Lorna Cordeiro — The Nightingale of Goa.
In a country with a rich heritage of music, aspiring singers are a dime a dozen. Most of them eventually realise that they are not cut out to make it a profession, while some of them excel after honing their skills through years of practice. But a few special ones, among them, realise that they are born to sing and go on to become legends. Lorna Cordeiro was one such legend who went on to reach dizzying heights in her career.
Lorna Cordeiro hailed from a religious Goan Catholic family. She was the third born child in a family of six children. Lorna's budding singing talent was first recognized by friends and neighbours who heard her sing Konkani hymns after the daily family prayers. These appreciations helped her family to firmly believe in her talent and they encouraged her to explore it to the fullest extent.
Finding a Mentor cum guru
Most great achievers have a mentor who takes them under their tutelage — Lorna Cordeiro was no different. In her teens, she was taken under the wings of Chris Perry — a prominent musician, song writer and composer. Under his guidance, the extraordinary range of Lorna's talent began to flourish. She began a journey that would make her an icon of Goan music by singing in his band for the next nine years. Lorna has no qualms in admitting Chris Perry's contribution towards bringing her talent to the fore and she calls him — her guru.
The glorious heydays of Jazz music in India were in the 60s and 70s. Old timers often reminisce about the most prominent exponents of this art — the magical duo of Lorna Cordeiro and Chris Perry. Venice, a night club in Hotel Astoria of Bombay, was the stage for Lorna to unleash her sizzling talent along with Chris Perry who led the band with his mesmerizing saxophonic skills. They were an instant hit.
Apart from being a mesmerizing singer, she was an electrifying performer who had several signature moves in her repertoire. She would begin her gig by stretching her arms out wide towards the crowd, tilt her head, in her inimitable style, and exclaim "I am Lorna". Patrons of Venice would go into raptures as she proceeded to belt out jazz and pop numbers by Ella Fitzgerald and Connie Francis. Lorna would customarily whip the audience into a frenzy as she gracefully swayed to the tune after nailing every high note. The performance of the band would reach a crescendo as she threw a glance at Chris Perry who would end the final moments of his piece by going down on his knees as he raised his sax to the sky.
She was the pulse of the audience and her creative on-stage chemistry with Chris was the talk of the town. Together, they made people come in droves to watch them perform. Their popularity led them to perform in star hotels and nightclubs of Bombay, Delhi, Bangalore, Calcutta, Shimla, Ooty and other cities.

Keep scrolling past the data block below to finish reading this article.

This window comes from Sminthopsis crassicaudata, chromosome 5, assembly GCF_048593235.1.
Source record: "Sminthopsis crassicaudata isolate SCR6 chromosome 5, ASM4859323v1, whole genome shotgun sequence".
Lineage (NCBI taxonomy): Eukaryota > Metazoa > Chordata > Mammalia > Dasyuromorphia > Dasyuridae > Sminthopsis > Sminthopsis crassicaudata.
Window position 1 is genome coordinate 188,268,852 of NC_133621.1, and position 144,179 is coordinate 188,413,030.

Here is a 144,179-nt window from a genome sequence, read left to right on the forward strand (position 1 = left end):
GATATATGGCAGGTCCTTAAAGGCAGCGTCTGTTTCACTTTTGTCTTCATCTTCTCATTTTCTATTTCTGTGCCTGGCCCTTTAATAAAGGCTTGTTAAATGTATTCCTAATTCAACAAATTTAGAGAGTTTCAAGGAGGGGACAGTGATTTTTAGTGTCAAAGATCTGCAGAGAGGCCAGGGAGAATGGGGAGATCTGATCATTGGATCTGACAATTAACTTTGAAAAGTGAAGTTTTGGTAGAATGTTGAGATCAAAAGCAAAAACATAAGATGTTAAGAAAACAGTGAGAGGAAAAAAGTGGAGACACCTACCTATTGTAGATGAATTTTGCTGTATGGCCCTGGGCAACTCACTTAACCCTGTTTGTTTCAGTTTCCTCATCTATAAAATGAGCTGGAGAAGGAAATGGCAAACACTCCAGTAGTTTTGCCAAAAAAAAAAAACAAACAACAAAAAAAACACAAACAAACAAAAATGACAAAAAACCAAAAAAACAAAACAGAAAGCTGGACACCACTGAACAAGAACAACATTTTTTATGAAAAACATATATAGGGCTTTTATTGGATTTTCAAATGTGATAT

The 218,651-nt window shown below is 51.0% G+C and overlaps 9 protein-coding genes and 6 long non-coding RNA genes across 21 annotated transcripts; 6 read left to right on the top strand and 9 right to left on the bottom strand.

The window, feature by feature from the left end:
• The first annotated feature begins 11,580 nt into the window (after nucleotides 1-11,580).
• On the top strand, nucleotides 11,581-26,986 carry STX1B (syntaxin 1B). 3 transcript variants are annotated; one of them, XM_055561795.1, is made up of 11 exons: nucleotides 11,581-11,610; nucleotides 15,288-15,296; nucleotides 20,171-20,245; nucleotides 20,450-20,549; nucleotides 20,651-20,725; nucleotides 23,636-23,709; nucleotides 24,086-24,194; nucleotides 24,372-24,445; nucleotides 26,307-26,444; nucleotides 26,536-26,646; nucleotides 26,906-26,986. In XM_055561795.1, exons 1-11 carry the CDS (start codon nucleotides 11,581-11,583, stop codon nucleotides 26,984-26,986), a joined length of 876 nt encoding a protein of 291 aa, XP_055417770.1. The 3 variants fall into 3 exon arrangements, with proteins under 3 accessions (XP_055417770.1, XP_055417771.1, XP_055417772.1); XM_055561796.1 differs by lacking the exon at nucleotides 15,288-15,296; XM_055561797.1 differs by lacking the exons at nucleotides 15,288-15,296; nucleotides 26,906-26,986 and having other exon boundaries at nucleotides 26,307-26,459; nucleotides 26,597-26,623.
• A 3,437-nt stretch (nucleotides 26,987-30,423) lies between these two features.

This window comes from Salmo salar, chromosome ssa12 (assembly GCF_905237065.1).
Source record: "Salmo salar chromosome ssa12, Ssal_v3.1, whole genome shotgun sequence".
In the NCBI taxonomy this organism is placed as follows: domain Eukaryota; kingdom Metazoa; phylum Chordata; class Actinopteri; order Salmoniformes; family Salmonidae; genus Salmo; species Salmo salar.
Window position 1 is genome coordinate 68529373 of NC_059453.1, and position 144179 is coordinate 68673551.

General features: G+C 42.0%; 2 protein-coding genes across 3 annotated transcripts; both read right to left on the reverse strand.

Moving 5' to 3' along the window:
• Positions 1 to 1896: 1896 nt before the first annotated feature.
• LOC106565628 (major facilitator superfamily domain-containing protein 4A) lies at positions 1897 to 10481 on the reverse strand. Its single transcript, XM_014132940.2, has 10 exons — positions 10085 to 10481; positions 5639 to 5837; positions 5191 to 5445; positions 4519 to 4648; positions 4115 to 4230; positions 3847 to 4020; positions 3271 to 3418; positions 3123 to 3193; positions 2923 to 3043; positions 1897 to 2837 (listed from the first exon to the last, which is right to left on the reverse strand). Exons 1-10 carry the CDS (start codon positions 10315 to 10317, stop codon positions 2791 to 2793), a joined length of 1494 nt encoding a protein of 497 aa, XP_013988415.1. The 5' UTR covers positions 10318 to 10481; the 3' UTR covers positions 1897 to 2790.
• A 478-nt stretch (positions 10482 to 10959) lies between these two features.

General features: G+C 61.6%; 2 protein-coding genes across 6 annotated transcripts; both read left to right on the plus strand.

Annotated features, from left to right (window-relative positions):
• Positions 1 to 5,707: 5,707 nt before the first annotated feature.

Icon of Goa
The vocals of Lorna and the musical genius of Chris wasn't just confined to live performances. They wanted their talent to reach a wider audience, so the composition skills of Chris Perry came into full effect as he began creating Konkani albums with Lorna. Together they churned out a factory of chart-busters. Their songs were distinctly unique — heavy Jazzy elements peppered with a dash of Goan folksy influence. Lorna had this special ability to raise every high note just that bit higher. Pretty soon the radio began playing her songs every afternoon and she became a house hold name in Goan communities in India and abroad. Lorna's biggest hit songs were Bebdo, Red Rose, Pisso, Calangute, Adeus, Lisboa, and many others. Her ardent fans bestowed many monikers on her, the most notable ones being 'Bessie Smith' of India and the moniker that everyone identifies with her — Goa's Nightingale.
This endearing fairy tale came to an abrupt halt in 1973, due to a variety of reasons, and Lorna Cordeiro stopped singing.
The Nightingale's return from a long sabbatical
Fans, critics and the general public wondered and speculated about Lorna's disappearance from the public eye for decades, but no one seemed to exactly know why she stopped singing.
In 1995, Lorna returned from her prolonged sabbatical by releasing an album titled 'Hello Lorna' — after her former band mate Ronnie Monserrate and her mother convinced her to make a comeback. A show commemorating her return was organised in Miramar beach, Goa. It was a sell-out. Goans, young and old thronged the place to catch a glimpse of the elusive legend. The roads leading up to the venue were jammed with traffic for kilometers. Many of her fans had believed rumours of her death, and were sceptical if it was the real Lorna Cordeiro. They didn't have to wonder for long. Lorna clambered up to the stage and let her magical voice take over the crowd as they went delirious with a delightful mix of joy, happiness, nostalgia and tears. 300,000 people that evening realised that time may steal your youthful looks, but it cannot steal your talent — your God given talent.
This inspiring journey of Lorna Cordeiro has been immortalised on celluloid by two motion pictures: a Konkani film titled Nachom-ia Kumpasar, which is a fictional account inspired by her life and a Bollywood film called Bombay Velvet, whose female lead character Rosie Noronha is inspired by Lorna Cordeiro's real life persona.
Lorna Cordeiro continues to enthrall audiences world over by performing at sold out shows in the Middle-East, USA, UK, France, Portugal, and also Canada in the near future. Her music traverses not just boundaries but generations, too. Second and third generation kids who grew up listening to their parents play her songs — pack concert venues. Her fans world over continue to be teleported back to the magical days of the 60s when she stretches her arms wide out to them, tilts her head to the side and says, “I am Lorna!”.
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